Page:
As a pastor I have responsibility for the care of the souls whom I serve. I won’t allow that to be diluted by worldly views. If that makes me a bad guy, I guess I’m a bad guy. But I will always care much more about the long future of my parishioners than about their short past.
My wife and I returned yesterday from a two week vacation. I’ve found as I’ve aged that it pretty much takes two weeks for me to really feel rested, one just won’t do the trick.
While we were gone we worshiped twice at a church in South Carolina. We’ve been there before and we have always heard the Gospel proclaimed in that place. It’s good, especially for pastors, to spend time under someone else’s teaching. For those of us who preach regularly it gives us an opportunity to hear maybe another perspective on a text or another take on a topic. For those who spend Sunday morning in the pews it’s also gives them a view of something a little different from their regular Sunday morning fare. (Let’s face it, pastors, we all have our hobby horses and our styles and, since none of us are Jesus, none of us are perfect preachers).
I confess I don’t understand those who think that a family vacation also means a vacation away from Sunday worship. Every time we enter a sacred place, we enter into an immediate interaction with the God of the universe. And every place where the Gospel is proclaimed in its purity is indeed a sacred place–whether in a store front or pole barn or a 200 year old church like the one I serve. As Christians we should long for that weekly fellowship before the living God with our brothers and sisters in Christ. And yet so many of us use excuses for why we aren’t in church on Sundays–vacation being one of those excuses.
Sometimes picking a church to attend on vacation can be a little dicey. We generally don’t know the congregations or the pastors in the places we visit. We’re not always sure what is being taught there. So I have some suggestions. First, pay attention to the denomination. That won’t be a sure fire answer to the question about what we can expect, but it will help. Of course there are orthodox congregations and pastors in even the most unorthodox denominations as there are unorthodox congregations and pastors in the most orthodox denominations. Still, the denomination is a generally good guide. Second, don’t pick a church solely on the time of service, whether early or late. Going to the local “community church” because it’s time fits your schedule best is a roll of the dice at best. Third, be open and friendly to the people who are members there. I know the people are supposed to be friendly to visitors, and I hope they are everywhere, but visitors shouldn’t just be passive receivers of greetings–after all, these are people of our family in Christ. Finally, make a joyful noise unto the Lord and learn something about Jesus.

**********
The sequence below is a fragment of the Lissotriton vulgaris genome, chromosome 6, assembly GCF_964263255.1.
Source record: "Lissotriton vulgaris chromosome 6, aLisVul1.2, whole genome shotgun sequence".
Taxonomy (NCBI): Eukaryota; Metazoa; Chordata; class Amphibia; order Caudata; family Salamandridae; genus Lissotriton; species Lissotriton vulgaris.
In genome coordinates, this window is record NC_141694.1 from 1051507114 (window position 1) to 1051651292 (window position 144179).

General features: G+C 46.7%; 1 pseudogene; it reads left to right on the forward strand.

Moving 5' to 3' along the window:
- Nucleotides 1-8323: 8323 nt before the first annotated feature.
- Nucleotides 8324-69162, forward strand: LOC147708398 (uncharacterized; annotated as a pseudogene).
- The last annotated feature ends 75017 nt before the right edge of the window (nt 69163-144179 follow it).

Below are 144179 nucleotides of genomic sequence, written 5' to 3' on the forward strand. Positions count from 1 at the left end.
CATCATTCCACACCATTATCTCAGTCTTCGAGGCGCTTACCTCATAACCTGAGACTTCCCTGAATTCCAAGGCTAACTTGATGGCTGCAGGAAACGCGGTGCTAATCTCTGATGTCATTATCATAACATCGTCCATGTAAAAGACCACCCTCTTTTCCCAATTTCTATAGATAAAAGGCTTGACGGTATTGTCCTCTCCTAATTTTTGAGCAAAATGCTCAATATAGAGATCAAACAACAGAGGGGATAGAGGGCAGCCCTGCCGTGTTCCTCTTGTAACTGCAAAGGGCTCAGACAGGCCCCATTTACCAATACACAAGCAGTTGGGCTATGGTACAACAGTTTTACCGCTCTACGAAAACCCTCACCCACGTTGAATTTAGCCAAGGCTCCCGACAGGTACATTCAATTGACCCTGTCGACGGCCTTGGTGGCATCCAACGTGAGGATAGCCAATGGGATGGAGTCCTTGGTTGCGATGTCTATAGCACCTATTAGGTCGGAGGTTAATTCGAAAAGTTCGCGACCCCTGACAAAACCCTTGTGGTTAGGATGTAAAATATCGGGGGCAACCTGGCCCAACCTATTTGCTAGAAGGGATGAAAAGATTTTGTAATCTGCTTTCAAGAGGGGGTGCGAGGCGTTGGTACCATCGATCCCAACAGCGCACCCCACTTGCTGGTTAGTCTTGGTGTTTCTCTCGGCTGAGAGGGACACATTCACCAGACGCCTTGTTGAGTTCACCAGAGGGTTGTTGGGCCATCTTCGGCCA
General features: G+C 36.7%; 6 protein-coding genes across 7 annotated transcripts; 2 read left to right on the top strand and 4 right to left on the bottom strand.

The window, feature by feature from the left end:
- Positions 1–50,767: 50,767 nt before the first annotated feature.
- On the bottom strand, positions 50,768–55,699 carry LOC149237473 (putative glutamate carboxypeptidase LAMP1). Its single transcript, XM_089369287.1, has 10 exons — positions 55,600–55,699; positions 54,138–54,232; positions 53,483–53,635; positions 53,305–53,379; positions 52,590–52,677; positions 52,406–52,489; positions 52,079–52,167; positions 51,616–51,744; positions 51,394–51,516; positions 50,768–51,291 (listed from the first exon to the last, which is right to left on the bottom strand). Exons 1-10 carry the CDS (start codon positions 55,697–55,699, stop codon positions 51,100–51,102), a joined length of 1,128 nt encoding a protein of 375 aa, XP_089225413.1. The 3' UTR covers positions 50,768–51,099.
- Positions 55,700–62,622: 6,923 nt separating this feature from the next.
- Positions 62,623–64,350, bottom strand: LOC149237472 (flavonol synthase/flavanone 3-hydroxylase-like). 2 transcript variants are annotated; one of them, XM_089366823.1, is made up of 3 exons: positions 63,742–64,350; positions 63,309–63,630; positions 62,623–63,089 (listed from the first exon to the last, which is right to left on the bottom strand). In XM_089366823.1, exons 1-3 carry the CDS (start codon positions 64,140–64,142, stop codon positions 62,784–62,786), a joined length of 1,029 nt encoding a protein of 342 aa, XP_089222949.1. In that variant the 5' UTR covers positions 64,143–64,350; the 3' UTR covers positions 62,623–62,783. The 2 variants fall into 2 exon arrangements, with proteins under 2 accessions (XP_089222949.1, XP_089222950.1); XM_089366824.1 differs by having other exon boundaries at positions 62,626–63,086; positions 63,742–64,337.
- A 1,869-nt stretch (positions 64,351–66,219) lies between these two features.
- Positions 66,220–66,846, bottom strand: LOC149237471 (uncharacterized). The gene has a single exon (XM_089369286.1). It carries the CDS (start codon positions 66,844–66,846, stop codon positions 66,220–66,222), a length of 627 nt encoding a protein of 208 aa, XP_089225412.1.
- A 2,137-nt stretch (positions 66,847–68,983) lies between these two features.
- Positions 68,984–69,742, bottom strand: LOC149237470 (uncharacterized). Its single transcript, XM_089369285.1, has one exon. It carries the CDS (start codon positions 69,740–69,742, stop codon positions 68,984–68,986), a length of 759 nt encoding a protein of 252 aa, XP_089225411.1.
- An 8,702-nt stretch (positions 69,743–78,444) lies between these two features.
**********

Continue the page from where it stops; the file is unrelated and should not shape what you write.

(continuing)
Happy vacation worship.
As I mentioned in my last post, I’m thinking about the nature and current state of the Church in the 21st century. Just to let you know up front, I am a committed congregationalist. I believe, as we say in the AFLC, that the local congregation is the right form of the Kingdom of God on earth.
That said, we must now answer what the nature of a true congregation might be. First and foremost, a true congregation is one which gets the Gospel right. There is no true Church where the Gospel of Jesus Christ crucified and risen for us is not frequently and properly proclaimed. One of the worse things that can be done by a preacher is to assume the Gospel is known and remembered among the people in the pews. Because the Gospel is so contrary to what our sin soaked minds can create, we must be reminded over and again just how we are justified before God. Our natures want to earn heaven so that we can be like God–the very sin our first parents committed. But that is impossible and so it is only through grace giving faith that salvation is possible.
If a congregation is to be Church, it must also be a living congregation. That is, the local congregation will not be Church if it is simply a gathering of friends or a club, or doers of good deeds or a group of people who gather in one place but neither share concern for one another and the trials of our lives. If a congregation is to be Church it should be a place where people of all sorts gather together for Word and Sacrament, share with one another our walk in this world with all of its joys and trials, and work together to build up the Kingdom of God on earth. Anything else would be a false “church”.